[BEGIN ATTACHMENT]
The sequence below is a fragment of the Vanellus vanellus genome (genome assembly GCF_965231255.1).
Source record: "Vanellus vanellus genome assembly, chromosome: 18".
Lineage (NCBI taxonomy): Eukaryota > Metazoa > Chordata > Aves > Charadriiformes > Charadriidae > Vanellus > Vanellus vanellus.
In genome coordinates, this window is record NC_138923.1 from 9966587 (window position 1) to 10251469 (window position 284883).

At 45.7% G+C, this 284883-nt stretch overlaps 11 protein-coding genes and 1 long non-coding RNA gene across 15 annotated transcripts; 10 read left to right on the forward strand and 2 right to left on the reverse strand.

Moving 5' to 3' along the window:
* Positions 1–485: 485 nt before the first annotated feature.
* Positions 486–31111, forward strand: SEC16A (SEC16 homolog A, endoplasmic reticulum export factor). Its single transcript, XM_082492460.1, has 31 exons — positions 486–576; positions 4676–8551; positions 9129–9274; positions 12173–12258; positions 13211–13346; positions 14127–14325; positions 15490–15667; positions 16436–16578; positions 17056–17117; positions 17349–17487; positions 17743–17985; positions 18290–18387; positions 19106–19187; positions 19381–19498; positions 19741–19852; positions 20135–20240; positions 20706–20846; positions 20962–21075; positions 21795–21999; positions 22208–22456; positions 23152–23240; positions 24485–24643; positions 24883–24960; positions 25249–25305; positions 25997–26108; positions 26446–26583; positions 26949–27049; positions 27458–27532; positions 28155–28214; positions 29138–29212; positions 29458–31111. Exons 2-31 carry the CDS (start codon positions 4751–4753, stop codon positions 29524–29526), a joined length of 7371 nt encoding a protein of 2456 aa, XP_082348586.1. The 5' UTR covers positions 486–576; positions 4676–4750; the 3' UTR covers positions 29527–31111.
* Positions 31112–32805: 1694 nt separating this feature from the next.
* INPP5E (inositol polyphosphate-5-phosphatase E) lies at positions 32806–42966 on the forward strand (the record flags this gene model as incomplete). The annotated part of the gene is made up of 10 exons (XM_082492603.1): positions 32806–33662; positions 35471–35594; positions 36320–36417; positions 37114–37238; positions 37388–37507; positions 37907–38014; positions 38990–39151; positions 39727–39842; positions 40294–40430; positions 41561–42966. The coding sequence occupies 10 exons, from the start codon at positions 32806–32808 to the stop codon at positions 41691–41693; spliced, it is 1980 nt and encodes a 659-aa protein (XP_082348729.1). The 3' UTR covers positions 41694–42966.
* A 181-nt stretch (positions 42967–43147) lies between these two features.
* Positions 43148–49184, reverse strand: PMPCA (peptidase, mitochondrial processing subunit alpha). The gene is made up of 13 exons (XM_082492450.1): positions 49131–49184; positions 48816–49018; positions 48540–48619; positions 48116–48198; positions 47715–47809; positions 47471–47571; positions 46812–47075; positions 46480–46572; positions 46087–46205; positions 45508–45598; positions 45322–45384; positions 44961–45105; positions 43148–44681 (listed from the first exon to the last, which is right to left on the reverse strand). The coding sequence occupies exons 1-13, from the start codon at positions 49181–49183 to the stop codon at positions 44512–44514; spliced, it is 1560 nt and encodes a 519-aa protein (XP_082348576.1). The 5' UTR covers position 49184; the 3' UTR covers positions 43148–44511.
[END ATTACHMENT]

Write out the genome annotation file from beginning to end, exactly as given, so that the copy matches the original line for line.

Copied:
The sequence below is a fragment of the Vanellus vanellus genome (genome assembly GCF_965231255.1).
Source record: "Vanellus vanellus genome assembly, chromosome: 18".
Lineage (NCBI taxonomy): Eukaryota > Metazoa > Chordata > Aves > Charadriiformes > Charadriidae > Vanellus > Vanellus vanellus.
In genome coordinates, this window is record NC_138923.1 from 9966587 (window position 1) to 10251469 (window position 284883).

At 45.7% G+C, this 284883-nt stretch overlaps 11 protein-coding genes and 1 long non-coding RNA gene across 15 annotated transcripts; 10 read left to right on the forward strand and 2 right to left on the reverse strand.

Moving 5' to 3' along the window:
* Positions 1–485: 485 nt before the first annotated feature.
* Positions 486–31111, forward strand: SEC16A (SEC16 homolog A, endoplasmic reticulum export factor). Its single transcript, XM_082492460.1, has 31 exons — positions 486–576; positions 4676–8551; positions 9129–9274; positions 12173–12258; positions 13211–13346; positions 14127–14325; positions 15490–15667; positions 16436–16578; positions 17056–17117; positions 17349–17487; positions 17743–17985; positions 18290–18387; positions 19106–19187; positions 19381–19498; positions 19741–19852; positions 20135–20240; positions 20706–20846; positions 20962–21075; positions 21795–21999; positions 22208–22456; positions 23152–23240; positions 24485–24643; positions 24883–24960; positions 25249–25305; positions 25997–26108; positions 26446–26583; positions 26949–27049; positions 27458–27532; positions 28155–28214; positions 29138–29212; positions 29458–31111. Exons 2-31 carry the CDS (start codon positions 4751–4753, stop codon positions 29524–29526), a joined length of 7371 nt encoding a protein of 2456 aa, XP_082348586.1. The 5' UTR covers positions 486–576; positions 4676–4750; the 3' UTR covers positions 29527–31111.
* Positions 31112–32805: 1694 nt separating this feature from the next.
* INPP5E (inositol polyphosphate-5-phosphatase E) lies at positions 32806–42966 on the forward strand (the record flags this gene model as incomplete). The annotated part of the gene is made up of 10 exons (XM_082492603.1): positions 32806–33662; positions 35471–35594; positions 36320–36417; positions 37114–37238; positions 37388–37507; positions 37907–38014; positions 38990–39151; positions 39727–39842; positions 40294–40430; positions 41561–42966. The coding sequence occupies 10 exons, from the start codon at positions 32806–32808 to the stop codon at positions 41691–41693; spliced, it is 1980 nt and encodes a 659-aa protein (XP_082348729.1). The 3' UTR covers positions 41694–42966.
* A 181-nt stretch (positions 42967–43147) lies between these two features.
* Positions 43148–49184, reverse strand: PMPCA (peptidase, mitochondrial processing subunit alpha). The gene is made up of 13 exons (XM_082492450.1): positions 49131–49184; positions 48816–49018; positions 48540–48619; positions 48116–48198; positions 47715–47809; positions 47471–47571; positions 46812–47075; positions 46480–46572; positions 46087–46205; positions 45508–45598; positions 45322–45384; positions 44961–45105; positions 43148–44681 (listed from the first exon to the last, which is right to left on the reverse strand). The coding sequence occupies exons 1-13, from the start codon at positions 49181–49183 to the stop codon at positions 44512–44514; spliced, it is 1560 nt and encodes a 519-aa protein (XP_082348576.1). The 5' UTR covers position 49184; the 3' UTR covers positions 43148–44511.